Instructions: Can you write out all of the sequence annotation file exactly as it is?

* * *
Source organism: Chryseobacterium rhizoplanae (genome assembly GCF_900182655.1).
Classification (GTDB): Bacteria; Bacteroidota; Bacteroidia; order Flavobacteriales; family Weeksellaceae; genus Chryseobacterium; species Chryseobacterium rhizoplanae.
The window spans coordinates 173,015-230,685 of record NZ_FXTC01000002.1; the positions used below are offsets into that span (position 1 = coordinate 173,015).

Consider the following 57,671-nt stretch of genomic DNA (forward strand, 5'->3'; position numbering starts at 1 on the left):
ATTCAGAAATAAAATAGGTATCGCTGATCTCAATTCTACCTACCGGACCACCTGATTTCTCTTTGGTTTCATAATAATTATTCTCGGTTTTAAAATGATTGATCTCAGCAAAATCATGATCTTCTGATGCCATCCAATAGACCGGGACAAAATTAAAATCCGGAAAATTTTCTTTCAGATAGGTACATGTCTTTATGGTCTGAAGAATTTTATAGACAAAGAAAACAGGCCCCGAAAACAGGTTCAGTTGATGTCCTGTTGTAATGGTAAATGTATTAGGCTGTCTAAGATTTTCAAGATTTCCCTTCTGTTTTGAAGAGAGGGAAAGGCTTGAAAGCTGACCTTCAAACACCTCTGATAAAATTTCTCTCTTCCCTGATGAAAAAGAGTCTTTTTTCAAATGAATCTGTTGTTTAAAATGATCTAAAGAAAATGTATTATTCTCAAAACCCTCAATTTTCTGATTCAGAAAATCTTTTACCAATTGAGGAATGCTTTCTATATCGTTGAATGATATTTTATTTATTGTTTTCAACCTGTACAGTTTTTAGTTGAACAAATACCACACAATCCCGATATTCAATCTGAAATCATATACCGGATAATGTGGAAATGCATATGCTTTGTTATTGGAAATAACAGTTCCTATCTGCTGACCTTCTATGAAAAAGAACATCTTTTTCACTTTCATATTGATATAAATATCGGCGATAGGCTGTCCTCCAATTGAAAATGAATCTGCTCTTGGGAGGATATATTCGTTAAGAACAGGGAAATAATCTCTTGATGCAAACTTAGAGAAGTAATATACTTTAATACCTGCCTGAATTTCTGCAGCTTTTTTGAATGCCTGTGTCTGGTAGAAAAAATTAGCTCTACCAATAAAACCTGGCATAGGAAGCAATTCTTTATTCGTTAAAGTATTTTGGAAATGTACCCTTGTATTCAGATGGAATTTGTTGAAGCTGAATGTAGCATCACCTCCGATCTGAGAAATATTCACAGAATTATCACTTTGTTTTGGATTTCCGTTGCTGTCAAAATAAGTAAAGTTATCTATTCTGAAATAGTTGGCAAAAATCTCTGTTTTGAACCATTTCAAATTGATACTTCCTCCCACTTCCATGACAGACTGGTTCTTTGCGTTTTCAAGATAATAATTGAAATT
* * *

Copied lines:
Source organism: Chryseobacterium rhizoplanae (genome assembly GCF_900182655.1).
Classification (GTDB): Bacteria; Bacteroidota; Bacteroidia; order Flavobacteriales; family Weeksellaceae; genus Chryseobacterium; species Chryseobacterium rhizoplanae.
The window spans coordinates 173,015-230,685 of record NZ_FXTC01000002.1; the positions used below are offsets into that span (position 1 = coordinate 173,015).

Consider the following 57,671-nt stretch of genomic DNA (forward strand, 5'->3'; position numbering starts at 1 on the left):
ATTCAGAAATAAAATAGGTATCGCTGATCTCAATTCTACCTACCGGACCACCTGATTTCTCTTTGGTTTCATAATAATTATTCTCGGTTTTAAAATGATTGATCTCAGCAAAATCATGATCTTCTGATGCCATCCAATAGACCGGGACAAAATTAAAATCCGGAAAATTTTCTTTCAGATAGGTACATGTCTTTATGGTCTGAAGAATTTTATAGACAAAGAAAACAGGCCCCGAAAACAGGTTCAGTTGATGTCCTGTTGTAATGGTAAATGTATTAGGCTGTCTAAGATTTTCAAGATTTCCCTTCTGTTTTGAAGAGAGGGAAAGGCTTGAAAGCTGACCTTCAAACACCTCTGATAAAATTTCTCTCTTCCCTGATGAAAAAGAGTCTTTTTTCAAATGAATCTGTTGTTTAAAATGATCTAAAGAAAATGTATTATTCTCAAAACCCTCAATTTTCTGATTCAGAAAATCTTTTACCAATTGAGGAATGCTTTCTATATCGTTGAATGATATTTTATTTATTGTTTTCAACCTGTACAGTTTTTAGTTGAACAAATACCACACAATCCCGATATTCAATCTGAAATCATATACCGGATAATGTGGAAATGCATATGCTTTGTTATTGGAAATAACAGTTCCTATCTGCTGACCTTCTATGAAAAAGAACATCTTTTTCACTTTCATATTGATATAAATATCGGCGATAGGCTGTCCTCCAATTGAAAATGAATCTGCTCTTGGGAGGATATATTCGTTAAGAACAGGGAAATAATCTCTTGATGCAAACTTAGAGAAGTAATATACTTTAATACCTGCCTGAATTTCTGCAGCTTTTTTGAATGCCTGTGTCTGGTAGAAAAAATTAGCTCTACCAATAAAACCTGGCATAGGAAGCAATTCTTTATTCGTTAAAGTATTTTGGAAATGTACCCTTGTATTCAGATGGAATTTGTTGAAGCTGAATGTAGCATCACCTCCGATCTGAGAAATATTCACAGAATTATCACTTTGTTTTGGATTTCCGTTGCTGTCAAAATAAGTAAAGTTATCTATTCTGAAATAGTTGGCAAAAATCTCTGTTTTGAACCATTTCAAATTGATACTTCCTCCCACTTCCATGACAGACTGGTTCTTTGCGTTTTCAAGATAATAATTGAAATT